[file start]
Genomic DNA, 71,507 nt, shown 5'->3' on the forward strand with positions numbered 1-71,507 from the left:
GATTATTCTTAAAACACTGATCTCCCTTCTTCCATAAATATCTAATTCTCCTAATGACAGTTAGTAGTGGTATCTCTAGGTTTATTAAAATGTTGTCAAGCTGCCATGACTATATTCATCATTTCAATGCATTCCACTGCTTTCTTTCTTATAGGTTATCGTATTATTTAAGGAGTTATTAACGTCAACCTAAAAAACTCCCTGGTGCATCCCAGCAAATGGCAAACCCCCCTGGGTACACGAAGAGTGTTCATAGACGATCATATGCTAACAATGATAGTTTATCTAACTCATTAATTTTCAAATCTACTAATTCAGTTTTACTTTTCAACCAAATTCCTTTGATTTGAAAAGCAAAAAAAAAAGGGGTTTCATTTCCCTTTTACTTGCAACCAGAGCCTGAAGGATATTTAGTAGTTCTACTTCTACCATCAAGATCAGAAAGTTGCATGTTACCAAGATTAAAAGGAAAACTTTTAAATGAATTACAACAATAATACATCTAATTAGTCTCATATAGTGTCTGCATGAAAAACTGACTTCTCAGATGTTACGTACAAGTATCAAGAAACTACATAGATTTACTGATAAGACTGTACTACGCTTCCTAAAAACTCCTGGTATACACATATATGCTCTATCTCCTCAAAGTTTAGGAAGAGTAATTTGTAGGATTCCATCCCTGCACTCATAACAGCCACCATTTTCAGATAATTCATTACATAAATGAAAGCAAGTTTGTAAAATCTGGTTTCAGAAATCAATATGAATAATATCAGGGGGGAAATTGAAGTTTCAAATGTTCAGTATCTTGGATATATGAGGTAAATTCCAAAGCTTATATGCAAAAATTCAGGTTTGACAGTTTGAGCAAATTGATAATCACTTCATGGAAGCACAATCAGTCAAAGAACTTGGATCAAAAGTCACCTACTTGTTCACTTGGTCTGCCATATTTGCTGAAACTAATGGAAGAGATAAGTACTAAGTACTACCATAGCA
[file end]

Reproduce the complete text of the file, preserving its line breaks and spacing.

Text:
Genomic DNA, 71,507 nt, shown 5'->3' on the forward strand with positions numbered 1-71,507 from the left:
GATTATTCTTAAAACACTGATCTCCCTTCTTCCATAAATATCTAATTCTCCTAATGACAGTTAGTAGTGGTATCTCTAGGTTTATTAAAATGTTGTCAAGCTGCCATGACTATATTCATCATTTCAATGCATTCCACTGCTTTCTTTCTTATAGGTTATCGTATTATTTAAGGAGTTATTAACGTCAACCTAAAAAACTCCCTGGTGCATCCCAGCAAATGGCAAACCCCCCTGGGTACACGAAGAGTGTTCATAGACGATCATATGCTAACAATGATAGTTTATCTAACTCATTAATTTTCAAATCTACTAATTCAGTTTTACTTTTCAACCAAATTCCTTTGATTTGAAAAGCAAAAAAAAAAGGGGTTTCATTTCCCTTTTACTTGCAACCAGAGCCTGAAGGATATTTAGTAGTTCTACTTCTACCATCAAGATCAGAAAGTTGCATGTTACCAAGATTAAAAGGAAAACTTTTAAATGAATTACAACAATAATACATCTAATTAGTCTCATATAGTGTCTGCATGAAAAACTGACTTCTCAGATGTTACGTACAAGTATCAAGAAACTACATAGATTTACTGATAAGACTGTACTACGCTTCCTAAAAACTCCTGGTATACACATATATGCTCTATCTCCTCAAAGTTTAGGAAGAGTAATTTGTAGGATTCCATCCCTGCACTCATAACAGCCACCATTTTCAGATAATTCATTACATAAATGAAAGCAAGTTTGTAAAATCTGGTTTCAGAAATCAATATGAATAATATCAGGGGGGAAATTGAAGTTTCAAATGTTCAGTATCTTGGATATATGAGGTAAATTCCAAAGCTTATATGCAAAAATTCAGGTTTGACAGTTTGAGCAAATTGATAATCACTTCATGGAAGCACAATCAGTCAAAGAACTTGGATCAAAAGTCACCTACTTGTTCACTTGGTCTGCCATATTTGCTGAAACTAATGGAAGAGATAAGTACTAAGTACTACCATAGCA